A few weeks ago, a co-worker — who, as a result of her upbringing, has very good reasons to be unfamiliar with the New Testament — asked me if a person who gave an interview with the paper could have possibly misquoted Jesus. The sentence was this: “Don’t worry about the mote in your brother’s eye, worry about the beam in your own.” Without really reflecting on the word mote, she interpreted the passage to mean that one shouldn’t waste time worrying about a moat — as in, the body of water — when one has some sort of wooden plank that could be used to cross such a barrier. Which makes sense, really, if you haven’t already been told what we’re supposed to think that Jesus actually meant with this strange chunk of syntax. (I’m sure it sounded great in Aramaic.) The quote struck my ears as strange as well, because my Catholic education had familiarized me with a different though not necessarily better translation of the quote: “Why do you look at the speck that is in your brother's eye, but do not notice the log that is in your own eye?” This one avoids using the word mote, which doesn’t get used all that much in modern American English. I think that alone helps the (supposedly) intended meaning to be clearer: Don’t rag on someone for some small fault when you yourself are guilty of something even worse.
To me, the problem with this bit of Christian wisdom is that the wording of it always distracted me from the meaning. When seven-year-old me first heard this one, I was too amused or horrified or just generally preoccupied with the notion of a guy walking around with a portion of Abraham Lincoln’s childhood home sticking out of his eye socket. (What if he turned around? What if a woodpecker lived on him? If he fell forward, would it kill him?) Really, it reminds me of the whole “Lily Allen has a ladder in her tights” thing, which itself was confusing and ridiculous until I found out what it meant.
Beam doesn’t help the situation much, either, especially because now it makes me think of someone taking a laser pointer to the face. Actually, that might be the best way to explain it to seven-year-olds today.
According to this website, which conveniently lists specific Bible passages as different editions translate them, the following are also considered fair game, at least by some whacko sect of Christianity somewhere:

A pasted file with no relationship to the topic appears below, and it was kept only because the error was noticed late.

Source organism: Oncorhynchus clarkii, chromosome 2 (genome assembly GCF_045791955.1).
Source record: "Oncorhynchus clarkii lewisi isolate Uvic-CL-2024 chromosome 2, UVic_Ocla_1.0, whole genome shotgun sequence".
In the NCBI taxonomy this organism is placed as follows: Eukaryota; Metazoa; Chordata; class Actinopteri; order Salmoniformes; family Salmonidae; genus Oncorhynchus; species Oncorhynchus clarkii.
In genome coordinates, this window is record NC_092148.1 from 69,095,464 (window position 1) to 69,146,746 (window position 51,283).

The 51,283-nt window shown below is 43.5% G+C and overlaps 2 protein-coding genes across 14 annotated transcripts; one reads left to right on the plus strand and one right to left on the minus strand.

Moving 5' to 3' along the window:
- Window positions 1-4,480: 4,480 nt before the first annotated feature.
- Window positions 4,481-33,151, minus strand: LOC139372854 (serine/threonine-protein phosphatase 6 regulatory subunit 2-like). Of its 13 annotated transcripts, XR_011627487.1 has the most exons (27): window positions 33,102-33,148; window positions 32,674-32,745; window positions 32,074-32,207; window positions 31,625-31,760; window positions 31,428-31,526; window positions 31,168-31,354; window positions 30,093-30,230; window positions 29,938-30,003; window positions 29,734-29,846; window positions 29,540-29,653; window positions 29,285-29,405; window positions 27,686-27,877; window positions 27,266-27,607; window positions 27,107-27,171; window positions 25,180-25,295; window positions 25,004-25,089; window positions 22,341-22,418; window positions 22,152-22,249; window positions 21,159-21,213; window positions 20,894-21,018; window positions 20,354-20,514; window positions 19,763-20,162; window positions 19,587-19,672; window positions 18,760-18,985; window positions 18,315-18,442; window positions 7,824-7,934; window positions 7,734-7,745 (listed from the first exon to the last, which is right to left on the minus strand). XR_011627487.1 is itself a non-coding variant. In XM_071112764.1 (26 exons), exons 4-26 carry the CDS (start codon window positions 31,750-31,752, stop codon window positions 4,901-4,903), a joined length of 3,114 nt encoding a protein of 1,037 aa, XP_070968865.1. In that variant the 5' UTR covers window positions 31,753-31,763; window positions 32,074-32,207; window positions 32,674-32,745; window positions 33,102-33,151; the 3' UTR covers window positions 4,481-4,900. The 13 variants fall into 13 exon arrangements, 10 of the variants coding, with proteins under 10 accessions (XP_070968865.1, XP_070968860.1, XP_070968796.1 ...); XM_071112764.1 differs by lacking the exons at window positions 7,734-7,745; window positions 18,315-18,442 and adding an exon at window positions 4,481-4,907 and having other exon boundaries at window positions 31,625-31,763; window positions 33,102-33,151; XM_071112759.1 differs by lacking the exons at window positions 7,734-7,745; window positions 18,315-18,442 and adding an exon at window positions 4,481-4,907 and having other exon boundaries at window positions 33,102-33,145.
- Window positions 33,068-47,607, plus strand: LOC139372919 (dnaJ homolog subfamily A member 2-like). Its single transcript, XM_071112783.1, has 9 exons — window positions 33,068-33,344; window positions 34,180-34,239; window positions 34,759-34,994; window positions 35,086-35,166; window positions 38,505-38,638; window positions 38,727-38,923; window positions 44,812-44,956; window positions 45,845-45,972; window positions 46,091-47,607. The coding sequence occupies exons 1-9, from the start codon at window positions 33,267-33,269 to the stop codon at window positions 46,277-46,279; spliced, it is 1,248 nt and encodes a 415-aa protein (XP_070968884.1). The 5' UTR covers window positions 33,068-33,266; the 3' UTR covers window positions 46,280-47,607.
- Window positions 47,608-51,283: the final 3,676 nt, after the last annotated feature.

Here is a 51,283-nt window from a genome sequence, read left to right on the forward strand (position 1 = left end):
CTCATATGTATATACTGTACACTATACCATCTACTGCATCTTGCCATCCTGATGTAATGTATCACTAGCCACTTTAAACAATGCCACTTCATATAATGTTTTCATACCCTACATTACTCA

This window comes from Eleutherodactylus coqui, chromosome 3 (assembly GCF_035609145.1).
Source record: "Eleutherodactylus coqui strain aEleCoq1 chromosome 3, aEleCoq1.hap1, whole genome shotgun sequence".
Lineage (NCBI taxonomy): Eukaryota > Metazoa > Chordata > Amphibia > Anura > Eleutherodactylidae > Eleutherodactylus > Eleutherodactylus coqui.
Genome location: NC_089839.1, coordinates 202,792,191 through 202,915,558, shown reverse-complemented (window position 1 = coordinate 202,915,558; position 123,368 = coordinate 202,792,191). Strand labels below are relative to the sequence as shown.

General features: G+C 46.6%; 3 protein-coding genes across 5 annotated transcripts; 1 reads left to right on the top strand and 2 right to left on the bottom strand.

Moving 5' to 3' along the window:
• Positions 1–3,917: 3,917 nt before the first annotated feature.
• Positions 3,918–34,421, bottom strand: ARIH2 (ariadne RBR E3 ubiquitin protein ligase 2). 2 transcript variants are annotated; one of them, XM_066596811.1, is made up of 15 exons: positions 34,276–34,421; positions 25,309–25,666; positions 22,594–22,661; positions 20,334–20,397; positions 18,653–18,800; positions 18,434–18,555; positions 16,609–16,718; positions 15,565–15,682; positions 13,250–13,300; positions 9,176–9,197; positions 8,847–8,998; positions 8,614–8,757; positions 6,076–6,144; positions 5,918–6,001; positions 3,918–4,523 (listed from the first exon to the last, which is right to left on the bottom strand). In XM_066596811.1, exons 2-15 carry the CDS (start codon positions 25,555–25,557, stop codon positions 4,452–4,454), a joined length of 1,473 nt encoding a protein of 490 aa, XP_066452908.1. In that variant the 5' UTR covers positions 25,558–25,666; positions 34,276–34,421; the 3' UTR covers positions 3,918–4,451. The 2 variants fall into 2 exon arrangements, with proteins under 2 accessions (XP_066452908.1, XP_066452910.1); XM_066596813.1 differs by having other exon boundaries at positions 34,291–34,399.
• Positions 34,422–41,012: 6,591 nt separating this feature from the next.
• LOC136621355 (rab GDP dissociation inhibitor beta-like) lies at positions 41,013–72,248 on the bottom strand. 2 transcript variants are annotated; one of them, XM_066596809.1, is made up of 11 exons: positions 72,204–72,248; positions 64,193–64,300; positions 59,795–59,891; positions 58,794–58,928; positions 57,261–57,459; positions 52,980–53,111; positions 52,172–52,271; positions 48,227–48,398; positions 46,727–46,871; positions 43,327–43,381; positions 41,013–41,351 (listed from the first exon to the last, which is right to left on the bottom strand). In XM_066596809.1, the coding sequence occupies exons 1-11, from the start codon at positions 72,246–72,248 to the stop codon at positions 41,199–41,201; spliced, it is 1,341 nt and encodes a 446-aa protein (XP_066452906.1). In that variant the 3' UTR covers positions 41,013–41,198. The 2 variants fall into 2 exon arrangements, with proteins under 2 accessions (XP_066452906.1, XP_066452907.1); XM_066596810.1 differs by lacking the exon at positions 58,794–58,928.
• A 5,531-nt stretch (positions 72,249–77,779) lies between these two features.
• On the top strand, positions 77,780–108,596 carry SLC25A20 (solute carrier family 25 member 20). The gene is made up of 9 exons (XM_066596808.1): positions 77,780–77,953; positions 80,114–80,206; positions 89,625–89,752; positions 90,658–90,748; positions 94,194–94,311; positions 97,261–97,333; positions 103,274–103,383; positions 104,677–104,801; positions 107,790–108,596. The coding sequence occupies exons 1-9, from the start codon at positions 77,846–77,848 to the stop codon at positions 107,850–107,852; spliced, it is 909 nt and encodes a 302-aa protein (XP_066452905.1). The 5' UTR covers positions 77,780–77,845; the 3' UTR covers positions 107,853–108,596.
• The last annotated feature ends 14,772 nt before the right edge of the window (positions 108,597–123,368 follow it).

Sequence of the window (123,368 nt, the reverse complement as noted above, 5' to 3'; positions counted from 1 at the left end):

- “sawdust” and “wooden beam”
- “grain of dust” and “bit of wood”
- “splinter” and “beam”
- “craisin” and “pineapple”
As I said earlier, mote is almost equally problematic, especially if the passage is being recited and not read from the page. Which is too bad, really, because mote is a cool word. Say it to yourself. Ten times. Loudly. Now don’t you feel a little bit better about life?
Aside from confusion with the water-filled river that you put around your castle to keep out invaders, mote is notable for one other reason, as one Shakespeare-savvy intern pointed out during the offices original discussion of this matter. Mote is also a character in A Midsummer Night’s Dream, which itself should not be confused with A Midsummer Night’s Cream. Mote appears as one of Queen Titania’s attendant fairies, alongside Peaseblossom, Cobweb and Mustardseed. It’s easy to forget about Mote, however, because she — or possibly he, I guess — never speaks. In fact, some productions of the play leave the character out altogether.
To complicate the matter even further, some editions of the play render the name as “Moth” instead, which pretty much eliminates the possibility that a reader could interpret the name as a pun on the word mute, which the character could very well be, since she or he has no lines.
Following that logic, I personally would like to read the Jesus quote as “Don’t point out the moth in your neighbor’s eye, when you have the trunk of General Sherman, the tallest tree in the world, in your own.”
Unless that overstates the point.
EDIT: At Spencer’s request and for the sake of accuracy, this post has been retitled “See an Ophthalmologist” from its original title, “See an Optometrist.”